Researchers in the Department of Biomedical Engineering at Texas A&M University are working on an entirely new way to detect blood clots, especially in pediatric patients.
Lockdowns implemented across the world due to the COVID-19 pandemic have negatively impacted diet, sleep and physical activity among children with obesity, according to University at Buffalo research.
A new, hair-sprouting dollop of human skin created in the lab might one day help prevent hair loss. A paper published in Nature describes the hairy creation as the first hair-baring human skin organoid made with pluripotent stem cells, or the master cells present during early stages of embryonic development that later turn into specific cell types.
The Latin name for brook trout -- Salvelinus fontinalis -- means 'speckled fish of the fountains,' but a new study by Penn State researchers suggests, for the first time, that the larger streams and rivers those fountains, or headwaters, flow into may be just as important to the brook trout.
A new study maps for the first time the evolutionary history of the world's terrestrial vertebrates: amphibians, birds, mammals and reptiles. It explores how areas with large concentrations of evolutionarily distinct species are being impacted by our ever-increasing 'human footprint.'
Bighorn sheep have maintained a distinctive population genetic structure in Wyoming, even with historical population losses and translocations.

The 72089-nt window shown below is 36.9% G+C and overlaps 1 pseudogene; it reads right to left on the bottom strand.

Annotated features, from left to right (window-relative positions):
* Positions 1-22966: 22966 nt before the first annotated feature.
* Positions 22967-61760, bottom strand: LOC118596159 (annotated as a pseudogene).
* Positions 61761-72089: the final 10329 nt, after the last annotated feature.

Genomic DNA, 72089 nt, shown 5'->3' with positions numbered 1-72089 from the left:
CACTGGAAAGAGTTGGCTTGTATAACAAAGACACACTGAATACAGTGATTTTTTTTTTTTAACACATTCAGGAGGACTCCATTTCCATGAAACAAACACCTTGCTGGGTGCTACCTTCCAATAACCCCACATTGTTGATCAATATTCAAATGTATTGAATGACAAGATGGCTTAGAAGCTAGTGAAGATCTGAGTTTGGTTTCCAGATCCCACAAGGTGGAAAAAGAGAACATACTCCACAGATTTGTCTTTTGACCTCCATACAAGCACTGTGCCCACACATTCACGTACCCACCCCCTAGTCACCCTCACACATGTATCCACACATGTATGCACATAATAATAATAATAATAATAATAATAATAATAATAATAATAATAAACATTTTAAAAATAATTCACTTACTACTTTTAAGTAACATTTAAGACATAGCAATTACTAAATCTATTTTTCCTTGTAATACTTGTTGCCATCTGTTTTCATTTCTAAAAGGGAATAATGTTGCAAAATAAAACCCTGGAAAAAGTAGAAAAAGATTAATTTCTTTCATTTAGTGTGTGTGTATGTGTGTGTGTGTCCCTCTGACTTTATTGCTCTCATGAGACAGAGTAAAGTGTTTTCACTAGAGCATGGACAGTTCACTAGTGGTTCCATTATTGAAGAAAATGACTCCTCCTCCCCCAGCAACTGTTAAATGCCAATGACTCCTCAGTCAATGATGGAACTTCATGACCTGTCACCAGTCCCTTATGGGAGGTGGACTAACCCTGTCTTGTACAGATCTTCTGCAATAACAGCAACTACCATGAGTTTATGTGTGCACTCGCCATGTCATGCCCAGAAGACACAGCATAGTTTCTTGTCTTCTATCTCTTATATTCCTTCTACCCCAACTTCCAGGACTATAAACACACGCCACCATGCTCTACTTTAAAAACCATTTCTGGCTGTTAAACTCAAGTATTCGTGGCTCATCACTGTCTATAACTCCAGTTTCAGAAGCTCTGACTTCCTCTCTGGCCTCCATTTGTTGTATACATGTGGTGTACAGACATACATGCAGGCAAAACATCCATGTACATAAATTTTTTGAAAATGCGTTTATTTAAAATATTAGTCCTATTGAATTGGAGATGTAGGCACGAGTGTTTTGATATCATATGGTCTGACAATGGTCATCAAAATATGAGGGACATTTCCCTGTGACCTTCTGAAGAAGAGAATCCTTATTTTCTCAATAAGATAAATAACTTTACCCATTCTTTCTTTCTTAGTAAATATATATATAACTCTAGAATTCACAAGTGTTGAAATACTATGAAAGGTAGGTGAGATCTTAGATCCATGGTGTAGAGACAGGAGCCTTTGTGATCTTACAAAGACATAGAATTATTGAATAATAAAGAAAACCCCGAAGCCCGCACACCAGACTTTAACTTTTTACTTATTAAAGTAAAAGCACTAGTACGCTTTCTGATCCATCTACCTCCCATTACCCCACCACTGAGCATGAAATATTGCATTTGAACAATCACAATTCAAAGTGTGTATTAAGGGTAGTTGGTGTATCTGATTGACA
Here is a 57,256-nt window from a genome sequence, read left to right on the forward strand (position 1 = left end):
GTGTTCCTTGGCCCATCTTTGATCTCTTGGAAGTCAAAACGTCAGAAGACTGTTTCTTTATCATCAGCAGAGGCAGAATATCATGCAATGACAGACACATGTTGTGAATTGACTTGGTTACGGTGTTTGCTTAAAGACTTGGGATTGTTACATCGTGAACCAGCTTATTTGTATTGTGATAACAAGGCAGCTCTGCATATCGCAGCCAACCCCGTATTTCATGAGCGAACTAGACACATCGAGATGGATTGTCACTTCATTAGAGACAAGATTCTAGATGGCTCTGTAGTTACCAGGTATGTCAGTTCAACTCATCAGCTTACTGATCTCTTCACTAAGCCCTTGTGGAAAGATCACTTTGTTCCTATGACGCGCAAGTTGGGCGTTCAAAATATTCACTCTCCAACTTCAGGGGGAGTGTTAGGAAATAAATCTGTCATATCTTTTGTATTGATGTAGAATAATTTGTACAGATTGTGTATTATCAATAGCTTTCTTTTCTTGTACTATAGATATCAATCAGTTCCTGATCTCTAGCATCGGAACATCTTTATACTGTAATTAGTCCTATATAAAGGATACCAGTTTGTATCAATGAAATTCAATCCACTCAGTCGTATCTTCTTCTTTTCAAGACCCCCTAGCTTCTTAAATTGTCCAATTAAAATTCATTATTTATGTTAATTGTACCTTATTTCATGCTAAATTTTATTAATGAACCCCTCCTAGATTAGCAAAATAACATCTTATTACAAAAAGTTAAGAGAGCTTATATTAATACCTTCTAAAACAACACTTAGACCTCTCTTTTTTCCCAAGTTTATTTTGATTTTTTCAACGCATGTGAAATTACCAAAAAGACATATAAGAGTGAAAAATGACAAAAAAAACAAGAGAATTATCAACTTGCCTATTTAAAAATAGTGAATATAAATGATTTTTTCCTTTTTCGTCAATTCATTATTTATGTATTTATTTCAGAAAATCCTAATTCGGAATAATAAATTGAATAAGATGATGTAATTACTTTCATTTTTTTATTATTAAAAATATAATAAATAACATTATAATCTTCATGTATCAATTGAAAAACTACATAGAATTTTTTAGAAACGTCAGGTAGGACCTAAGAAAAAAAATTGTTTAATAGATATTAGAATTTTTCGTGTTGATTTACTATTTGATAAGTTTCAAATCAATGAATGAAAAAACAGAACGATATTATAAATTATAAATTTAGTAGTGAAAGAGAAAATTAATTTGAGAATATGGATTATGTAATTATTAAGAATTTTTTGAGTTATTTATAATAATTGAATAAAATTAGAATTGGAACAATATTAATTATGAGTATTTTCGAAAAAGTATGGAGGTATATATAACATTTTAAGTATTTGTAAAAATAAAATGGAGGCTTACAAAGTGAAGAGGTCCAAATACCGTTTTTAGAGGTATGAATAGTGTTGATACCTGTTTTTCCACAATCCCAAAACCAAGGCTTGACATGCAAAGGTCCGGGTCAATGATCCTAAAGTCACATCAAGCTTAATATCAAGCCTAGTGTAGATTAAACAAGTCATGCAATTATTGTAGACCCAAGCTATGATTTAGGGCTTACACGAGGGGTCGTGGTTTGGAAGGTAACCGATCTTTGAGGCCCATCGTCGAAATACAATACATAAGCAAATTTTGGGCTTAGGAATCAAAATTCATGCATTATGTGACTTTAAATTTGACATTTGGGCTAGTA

Members of the Quantitative Light Imaging Laboratory at the University of Illinois recently published a paper in Nature Photonics that describes how to use harmonic optical tomography to image microscopic objects which are non-homogenous. The technique has promising applications in cancer diagnosis and prognosis.
Hydrogeologist Abe Springer contributed results and implications on springs as refugia from his research group's springs ecohydrology research and helped develop a geomorphological-based classification system for springs ecosystems.
Using a base editing technique, researchers from Boston Children's Hospital and the Broad Institute, have restored hearing in mice with a known recessive genetic mutation. Researchers repaired one single error in the Tmc1 gene known to cause a hereditary form of deafness. The one-time repair involved switching one incorrect DNA base in the gene with the correct version. This is the first time base editing has been used for a genetic sensory disorder.
The ocean is so sensitive to declining greenhouse gas emissions that it immediately responds by taking up less carbon dioxide, says a new study. The authors say we may soon see this play out due to the COVID-19 pandemic lessening global fuel consumption; they predict the ocean could take up less CO2 in 2020 than in 2019.